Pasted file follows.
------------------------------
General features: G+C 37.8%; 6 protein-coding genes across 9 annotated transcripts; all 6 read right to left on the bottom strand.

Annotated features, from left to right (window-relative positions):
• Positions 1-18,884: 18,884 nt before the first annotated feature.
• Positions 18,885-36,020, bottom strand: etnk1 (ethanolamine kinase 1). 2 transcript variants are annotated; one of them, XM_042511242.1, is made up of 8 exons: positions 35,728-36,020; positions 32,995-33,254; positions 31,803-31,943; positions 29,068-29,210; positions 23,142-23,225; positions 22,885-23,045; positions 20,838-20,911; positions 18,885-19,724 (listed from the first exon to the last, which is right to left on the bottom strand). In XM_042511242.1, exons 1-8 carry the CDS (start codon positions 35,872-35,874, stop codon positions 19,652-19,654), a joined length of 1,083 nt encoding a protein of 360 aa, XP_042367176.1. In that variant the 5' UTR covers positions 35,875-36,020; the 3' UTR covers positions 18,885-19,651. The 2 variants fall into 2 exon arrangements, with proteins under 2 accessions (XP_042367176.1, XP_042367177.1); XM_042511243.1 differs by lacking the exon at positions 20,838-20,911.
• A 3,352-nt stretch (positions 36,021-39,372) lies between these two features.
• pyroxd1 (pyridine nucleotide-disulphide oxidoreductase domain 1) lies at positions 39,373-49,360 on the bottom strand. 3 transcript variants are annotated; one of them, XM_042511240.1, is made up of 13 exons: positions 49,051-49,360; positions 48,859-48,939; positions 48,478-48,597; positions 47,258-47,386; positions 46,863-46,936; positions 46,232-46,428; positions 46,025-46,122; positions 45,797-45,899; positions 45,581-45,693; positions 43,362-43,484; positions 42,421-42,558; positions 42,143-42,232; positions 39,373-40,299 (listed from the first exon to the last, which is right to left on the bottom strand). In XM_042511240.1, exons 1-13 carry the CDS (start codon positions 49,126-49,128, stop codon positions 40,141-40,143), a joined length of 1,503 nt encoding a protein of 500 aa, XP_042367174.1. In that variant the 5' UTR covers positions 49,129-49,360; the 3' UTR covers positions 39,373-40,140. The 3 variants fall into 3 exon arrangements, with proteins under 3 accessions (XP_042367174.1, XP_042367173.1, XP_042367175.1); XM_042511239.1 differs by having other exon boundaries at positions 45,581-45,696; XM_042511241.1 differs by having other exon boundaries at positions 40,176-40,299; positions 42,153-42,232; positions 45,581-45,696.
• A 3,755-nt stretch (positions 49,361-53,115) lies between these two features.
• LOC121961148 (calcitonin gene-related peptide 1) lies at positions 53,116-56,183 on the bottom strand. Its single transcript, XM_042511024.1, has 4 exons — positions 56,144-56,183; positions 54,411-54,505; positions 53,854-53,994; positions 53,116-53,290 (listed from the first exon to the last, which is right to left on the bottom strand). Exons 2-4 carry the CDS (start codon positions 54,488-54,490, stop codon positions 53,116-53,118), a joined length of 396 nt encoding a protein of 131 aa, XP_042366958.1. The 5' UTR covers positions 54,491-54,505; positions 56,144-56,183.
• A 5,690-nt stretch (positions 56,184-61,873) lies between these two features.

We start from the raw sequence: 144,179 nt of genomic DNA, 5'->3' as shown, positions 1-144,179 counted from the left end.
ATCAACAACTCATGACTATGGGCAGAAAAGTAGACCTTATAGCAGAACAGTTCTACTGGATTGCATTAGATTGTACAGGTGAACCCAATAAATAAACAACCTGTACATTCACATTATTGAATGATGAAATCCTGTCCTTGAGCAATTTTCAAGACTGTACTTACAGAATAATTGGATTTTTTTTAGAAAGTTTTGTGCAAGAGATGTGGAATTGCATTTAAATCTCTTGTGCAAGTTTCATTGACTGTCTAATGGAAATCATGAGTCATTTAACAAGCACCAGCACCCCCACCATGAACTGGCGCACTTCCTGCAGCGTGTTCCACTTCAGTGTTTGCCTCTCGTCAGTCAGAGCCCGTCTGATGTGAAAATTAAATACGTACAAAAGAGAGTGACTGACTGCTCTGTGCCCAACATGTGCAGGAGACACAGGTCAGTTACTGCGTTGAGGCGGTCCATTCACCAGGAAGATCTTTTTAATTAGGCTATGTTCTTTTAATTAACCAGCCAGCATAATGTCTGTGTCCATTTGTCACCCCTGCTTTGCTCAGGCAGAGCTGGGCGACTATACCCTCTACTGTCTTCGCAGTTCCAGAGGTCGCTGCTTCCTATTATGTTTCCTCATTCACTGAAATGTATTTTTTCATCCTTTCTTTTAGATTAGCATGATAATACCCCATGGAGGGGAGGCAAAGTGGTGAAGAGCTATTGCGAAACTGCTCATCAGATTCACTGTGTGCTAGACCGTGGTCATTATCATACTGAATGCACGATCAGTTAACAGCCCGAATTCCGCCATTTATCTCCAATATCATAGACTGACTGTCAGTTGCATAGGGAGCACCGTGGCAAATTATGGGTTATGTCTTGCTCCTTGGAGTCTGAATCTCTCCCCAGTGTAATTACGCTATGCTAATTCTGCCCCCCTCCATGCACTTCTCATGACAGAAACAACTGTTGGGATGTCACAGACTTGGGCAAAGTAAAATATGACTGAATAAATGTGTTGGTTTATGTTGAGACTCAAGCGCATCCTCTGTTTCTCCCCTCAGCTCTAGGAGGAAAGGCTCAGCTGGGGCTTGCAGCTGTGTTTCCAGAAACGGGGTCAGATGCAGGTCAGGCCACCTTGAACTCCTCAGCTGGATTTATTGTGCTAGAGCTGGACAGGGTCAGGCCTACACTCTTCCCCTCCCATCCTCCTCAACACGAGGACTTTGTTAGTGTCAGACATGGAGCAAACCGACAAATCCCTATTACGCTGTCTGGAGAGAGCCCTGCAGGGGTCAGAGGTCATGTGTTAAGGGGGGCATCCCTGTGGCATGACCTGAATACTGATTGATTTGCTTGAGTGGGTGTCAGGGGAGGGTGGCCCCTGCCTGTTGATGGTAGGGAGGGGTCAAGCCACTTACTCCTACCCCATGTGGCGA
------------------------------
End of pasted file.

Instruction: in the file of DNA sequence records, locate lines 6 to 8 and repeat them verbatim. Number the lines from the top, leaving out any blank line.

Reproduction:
• pyroxd1 (pyridine nucleotide-disulphide oxidoreductase domain 1) lies at positions 39,373-49,360 on the bottom strand. 3 transcript variants are annotated; one of them, XM_042511240.1, is made up of 13 exons: positions 49,051-49,360; positions 48,859-48,939; positions 48,478-48,597; positions 47,258-47,386; positions 46,863-46,936; positions 46,232-46,428; positions 46,025-46,122; positions 45,797-45,899; positions 45,581-45,693; positions 43,362-43,484; positions 42,421-42,558; positions 42,143-42,232; positions 39,373-40,299 (listed from the first exon to the last, which is right to left on the bottom strand). In XM_042511240.1, exons 1-13 carry the CDS (start codon positions 49,126-49,128, stop codon positions 40,141-40,143), a joined length of 1,503 nt encoding a protein of 500 aa, XP_042367174.1. In that variant the 5' UTR covers positions 49,129-49,360; the 3' UTR covers positions 39,373-40,140. The 3 variants fall into 3 exon arrangements, with proteins under 3 accessions (XP_042367174.1, XP_042367173.1, XP_042367175.1); XM_042511239.1 differs by having other exon boundaries at positions 45,581-45,696; XM_042511241.1 differs by having other exon boundaries at positions 40,176-40,299; positions 42,153-42,232; positions 45,581-45,696.
• A 3,755-nt stretch (positions 49,361-53,115) lies between these two features.
• LOC121961148 (calcitonin gene-related peptide 1) lies at positions 53,116-56,183 on the bottom strand. Its single transcript, XM_042511024.1, has 4 exons — positions 56,144-56,183; positions 54,411-54,505; positions 53,854-53,994; positions 53,116-53,290 (listed from the first exon to the last, which is right to left on the bottom strand). Exons 2-4 carry the CDS (start codon positions 54,488-54,490, stop codon positions 53,116-53,118), a joined length of 396 nt encoding a protein of 131 aa, XP_042366958.1. The 5' UTR covers positions 54,491-54,505; positions 56,144-56,183.